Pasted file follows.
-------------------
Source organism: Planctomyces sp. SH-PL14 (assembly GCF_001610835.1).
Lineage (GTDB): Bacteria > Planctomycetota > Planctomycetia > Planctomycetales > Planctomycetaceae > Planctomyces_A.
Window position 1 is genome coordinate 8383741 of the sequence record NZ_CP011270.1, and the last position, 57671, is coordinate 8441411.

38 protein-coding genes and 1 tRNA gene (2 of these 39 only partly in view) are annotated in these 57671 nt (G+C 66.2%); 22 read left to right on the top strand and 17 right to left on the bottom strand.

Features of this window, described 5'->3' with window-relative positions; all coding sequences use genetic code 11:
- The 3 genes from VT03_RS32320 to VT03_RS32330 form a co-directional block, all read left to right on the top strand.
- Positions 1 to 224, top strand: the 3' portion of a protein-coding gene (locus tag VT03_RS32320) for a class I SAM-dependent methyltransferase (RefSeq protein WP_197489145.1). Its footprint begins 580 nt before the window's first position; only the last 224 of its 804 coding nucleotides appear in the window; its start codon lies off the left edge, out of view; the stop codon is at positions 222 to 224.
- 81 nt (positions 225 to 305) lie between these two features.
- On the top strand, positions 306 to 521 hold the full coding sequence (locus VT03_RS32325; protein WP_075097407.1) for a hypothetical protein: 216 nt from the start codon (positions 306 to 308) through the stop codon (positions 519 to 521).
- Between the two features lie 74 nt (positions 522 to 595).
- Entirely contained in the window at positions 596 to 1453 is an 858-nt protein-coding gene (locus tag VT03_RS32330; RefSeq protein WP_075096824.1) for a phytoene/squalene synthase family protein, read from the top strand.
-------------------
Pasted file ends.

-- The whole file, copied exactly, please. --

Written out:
Source organism: Planctomyces sp. SH-PL14 (assembly GCF_001610835.1).
Lineage (GTDB): Bacteria > Planctomycetota > Planctomycetia > Planctomycetales > Planctomycetaceae > Planctomyces_A.
Window position 1 is genome coordinate 8383741 of the sequence record NZ_CP011270.1, and the last position, 57671, is coordinate 8441411.

38 protein-coding genes and 1 tRNA gene (2 of these 39 only partly in view) are annotated in these 57671 nt (G+C 66.2%); 22 read left to right on the top strand and 17 right to left on the bottom strand.

Features of this window, described 5'->3' with window-relative positions; all coding sequences use genetic code 11:
- The 3 genes from VT03_RS32320 to VT03_RS32330 form a co-directional block, all read left to right on the top strand.
- Positions 1 to 224, top strand: the 3' portion of a protein-coding gene (locus tag VT03_RS32320) for a class I SAM-dependent methyltransferase (RefSeq protein WP_197489145.1). Its footprint begins 580 nt before the window's first position; only the last 224 of its 804 coding nucleotides appear in the window; its start codon lies off the left edge, out of view; the stop codon is at positions 222 to 224.
- 81 nt (positions 225 to 305) lie between these two features.
- On the top strand, positions 306 to 521 hold the full coding sequence (locus VT03_RS32325; protein WP_075097407.1) for a hypothetical protein: 216 nt from the start codon (positions 306 to 308) through the stop codon (positions 519 to 521).
- Between the two features lie 74 nt (positions 522 to 595).
- Entirely contained in the window at positions 596 to 1453 is an 858-nt protein-coding gene (locus tag VT03_RS32330; RefSeq protein WP_075096824.1) for a phytoene/squalene synthase family protein, read from the top strand.